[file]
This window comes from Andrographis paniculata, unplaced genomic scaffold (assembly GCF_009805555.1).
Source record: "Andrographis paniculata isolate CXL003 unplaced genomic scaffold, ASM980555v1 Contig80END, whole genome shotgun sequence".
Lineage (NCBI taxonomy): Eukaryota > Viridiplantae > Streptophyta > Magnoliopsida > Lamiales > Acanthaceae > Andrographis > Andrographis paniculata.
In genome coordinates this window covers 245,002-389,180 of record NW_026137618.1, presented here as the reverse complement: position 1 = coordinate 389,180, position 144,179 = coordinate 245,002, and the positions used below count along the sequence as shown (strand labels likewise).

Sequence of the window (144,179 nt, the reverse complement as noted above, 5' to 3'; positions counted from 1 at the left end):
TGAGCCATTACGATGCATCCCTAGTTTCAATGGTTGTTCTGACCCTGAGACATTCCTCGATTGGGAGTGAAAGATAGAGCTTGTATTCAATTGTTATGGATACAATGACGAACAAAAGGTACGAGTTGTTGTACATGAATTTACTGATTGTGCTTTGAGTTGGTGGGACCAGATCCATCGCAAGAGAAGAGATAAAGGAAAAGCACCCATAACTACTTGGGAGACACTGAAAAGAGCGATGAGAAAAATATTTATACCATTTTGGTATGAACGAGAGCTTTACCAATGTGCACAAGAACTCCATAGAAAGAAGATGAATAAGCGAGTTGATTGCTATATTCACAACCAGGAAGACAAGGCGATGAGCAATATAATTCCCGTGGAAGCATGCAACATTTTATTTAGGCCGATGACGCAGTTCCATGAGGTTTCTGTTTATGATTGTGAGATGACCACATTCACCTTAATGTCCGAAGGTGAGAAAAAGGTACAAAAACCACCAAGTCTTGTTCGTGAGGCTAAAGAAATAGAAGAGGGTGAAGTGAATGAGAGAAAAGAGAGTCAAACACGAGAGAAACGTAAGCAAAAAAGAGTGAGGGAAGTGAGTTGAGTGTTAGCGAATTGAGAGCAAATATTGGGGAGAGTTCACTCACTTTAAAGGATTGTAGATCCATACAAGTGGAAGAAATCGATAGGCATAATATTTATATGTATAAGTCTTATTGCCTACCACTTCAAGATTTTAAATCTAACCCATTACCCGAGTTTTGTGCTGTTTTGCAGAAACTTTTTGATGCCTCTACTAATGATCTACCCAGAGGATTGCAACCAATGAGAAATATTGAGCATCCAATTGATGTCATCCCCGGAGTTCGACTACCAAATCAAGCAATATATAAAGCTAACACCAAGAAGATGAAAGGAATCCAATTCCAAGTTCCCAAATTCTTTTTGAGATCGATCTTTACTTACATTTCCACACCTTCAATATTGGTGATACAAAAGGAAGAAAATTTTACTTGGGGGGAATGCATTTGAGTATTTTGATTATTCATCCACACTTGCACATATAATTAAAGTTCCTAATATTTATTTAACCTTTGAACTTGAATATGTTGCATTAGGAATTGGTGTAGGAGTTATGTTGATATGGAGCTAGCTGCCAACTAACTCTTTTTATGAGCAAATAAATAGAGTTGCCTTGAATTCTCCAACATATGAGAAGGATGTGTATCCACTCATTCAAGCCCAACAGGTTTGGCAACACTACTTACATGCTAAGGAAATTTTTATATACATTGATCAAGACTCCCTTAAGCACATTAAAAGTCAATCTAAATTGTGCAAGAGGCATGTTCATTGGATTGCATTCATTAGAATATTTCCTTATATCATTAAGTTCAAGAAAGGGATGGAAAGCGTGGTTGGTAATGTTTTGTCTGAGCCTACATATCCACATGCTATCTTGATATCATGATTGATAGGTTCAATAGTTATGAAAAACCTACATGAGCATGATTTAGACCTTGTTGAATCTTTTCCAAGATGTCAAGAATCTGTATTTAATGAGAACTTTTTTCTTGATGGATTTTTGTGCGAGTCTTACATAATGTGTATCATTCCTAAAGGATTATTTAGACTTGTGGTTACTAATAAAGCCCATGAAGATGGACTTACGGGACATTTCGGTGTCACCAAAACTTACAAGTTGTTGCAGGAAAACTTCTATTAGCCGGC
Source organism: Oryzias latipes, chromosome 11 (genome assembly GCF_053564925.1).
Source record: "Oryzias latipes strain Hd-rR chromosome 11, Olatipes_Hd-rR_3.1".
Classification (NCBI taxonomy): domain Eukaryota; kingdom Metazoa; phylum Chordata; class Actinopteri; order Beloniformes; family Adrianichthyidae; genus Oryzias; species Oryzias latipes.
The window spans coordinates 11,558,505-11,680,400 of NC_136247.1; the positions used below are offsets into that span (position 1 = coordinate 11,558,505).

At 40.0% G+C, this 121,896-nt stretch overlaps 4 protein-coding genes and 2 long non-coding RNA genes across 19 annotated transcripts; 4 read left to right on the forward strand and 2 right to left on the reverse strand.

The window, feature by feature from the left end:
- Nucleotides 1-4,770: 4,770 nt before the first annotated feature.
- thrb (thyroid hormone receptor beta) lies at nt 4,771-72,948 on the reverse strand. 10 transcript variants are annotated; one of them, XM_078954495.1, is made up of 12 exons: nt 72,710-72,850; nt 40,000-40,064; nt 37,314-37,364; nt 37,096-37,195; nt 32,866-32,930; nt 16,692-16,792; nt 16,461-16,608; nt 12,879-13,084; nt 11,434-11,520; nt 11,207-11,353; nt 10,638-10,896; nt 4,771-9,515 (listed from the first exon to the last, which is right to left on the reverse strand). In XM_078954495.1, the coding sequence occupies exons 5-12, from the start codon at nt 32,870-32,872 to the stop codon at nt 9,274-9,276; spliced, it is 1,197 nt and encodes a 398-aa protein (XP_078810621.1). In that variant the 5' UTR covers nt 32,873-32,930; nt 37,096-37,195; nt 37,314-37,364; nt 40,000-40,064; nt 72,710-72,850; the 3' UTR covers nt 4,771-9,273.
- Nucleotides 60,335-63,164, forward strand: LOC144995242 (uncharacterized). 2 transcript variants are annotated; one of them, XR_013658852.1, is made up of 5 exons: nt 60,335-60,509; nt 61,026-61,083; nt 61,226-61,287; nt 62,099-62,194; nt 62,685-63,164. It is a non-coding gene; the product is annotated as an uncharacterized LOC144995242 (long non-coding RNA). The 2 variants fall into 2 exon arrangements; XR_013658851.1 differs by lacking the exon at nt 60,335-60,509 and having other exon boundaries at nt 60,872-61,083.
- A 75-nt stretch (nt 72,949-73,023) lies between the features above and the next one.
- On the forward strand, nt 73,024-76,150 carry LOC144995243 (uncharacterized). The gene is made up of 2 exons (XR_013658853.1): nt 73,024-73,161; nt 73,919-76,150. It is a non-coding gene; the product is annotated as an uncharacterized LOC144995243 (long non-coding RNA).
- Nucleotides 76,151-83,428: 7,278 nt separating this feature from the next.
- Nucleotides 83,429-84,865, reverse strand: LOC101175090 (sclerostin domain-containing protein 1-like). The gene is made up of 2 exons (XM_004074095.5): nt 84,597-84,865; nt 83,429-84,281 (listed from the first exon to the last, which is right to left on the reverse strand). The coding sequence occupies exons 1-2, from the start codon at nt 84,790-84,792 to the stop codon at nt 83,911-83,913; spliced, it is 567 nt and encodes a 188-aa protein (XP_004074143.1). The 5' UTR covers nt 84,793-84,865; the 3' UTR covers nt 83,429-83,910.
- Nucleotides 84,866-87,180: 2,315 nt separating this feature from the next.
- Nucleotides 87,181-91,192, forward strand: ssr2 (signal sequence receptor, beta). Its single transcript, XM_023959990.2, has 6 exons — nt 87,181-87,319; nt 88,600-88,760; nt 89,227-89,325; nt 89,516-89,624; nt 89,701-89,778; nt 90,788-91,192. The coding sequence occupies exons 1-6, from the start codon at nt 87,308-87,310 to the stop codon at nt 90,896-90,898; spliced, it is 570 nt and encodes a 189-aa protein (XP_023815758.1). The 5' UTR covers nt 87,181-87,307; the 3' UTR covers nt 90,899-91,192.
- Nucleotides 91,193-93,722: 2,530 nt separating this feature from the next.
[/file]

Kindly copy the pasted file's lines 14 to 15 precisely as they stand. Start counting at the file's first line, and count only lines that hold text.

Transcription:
- thrb (thyroid hormone receptor beta) lies at nt 4,771-72,948 on the reverse strand. 10 transcript variants are annotated; one of them, XM_078954495.1, is made up of 12 exons: nt 72,710-72,850; nt 40,000-40,064; nt 37,314-37,364; nt 37,096-37,195; nt 32,866-32,930; nt 16,692-16,792; nt 16,461-16,608; nt 12,879-13,084; nt 11,434-11,520; nt 11,207-11,353; nt 10,638-10,896; nt 4,771-9,515 (listed from the first exon to the last, which is right to left on the reverse strand). In XM_078954495.1, the coding sequence occupies exons 5-12, from the start codon at nt 32,870-32,872 to the stop codon at nt 9,274-9,276; spliced, it is 1,197 nt and encodes a 398-aa protein (XP_078810621.1). In that variant the 5' UTR covers nt 32,873-32,930; nt 37,096-37,195; nt 37,314-37,364; nt 40,000-40,064; nt 72,710-72,850; the 3' UTR covers nt 4,771-9,273.
- Nucleotides 60,335-63,164, forward strand: LOC144995242 (uncharacterized). 2 transcript variants are annotated; one of them, XR_013658852.1, is made up of 5 exons: nt 60,335-60,509; nt 61,026-61,083; nt 61,226-61,287; nt 62,099-62,194; nt 62,685-63,164. It is a non-coding gene; the product is annotated as an uncharacterized LOC144995242 (long non-coding RNA). The 2 variants fall into 2 exon arrangements; XR_013658851.1 differs by lacking the exon at nt 60,335-60,509 and having other exon boundaries at nt 60,872-61,083.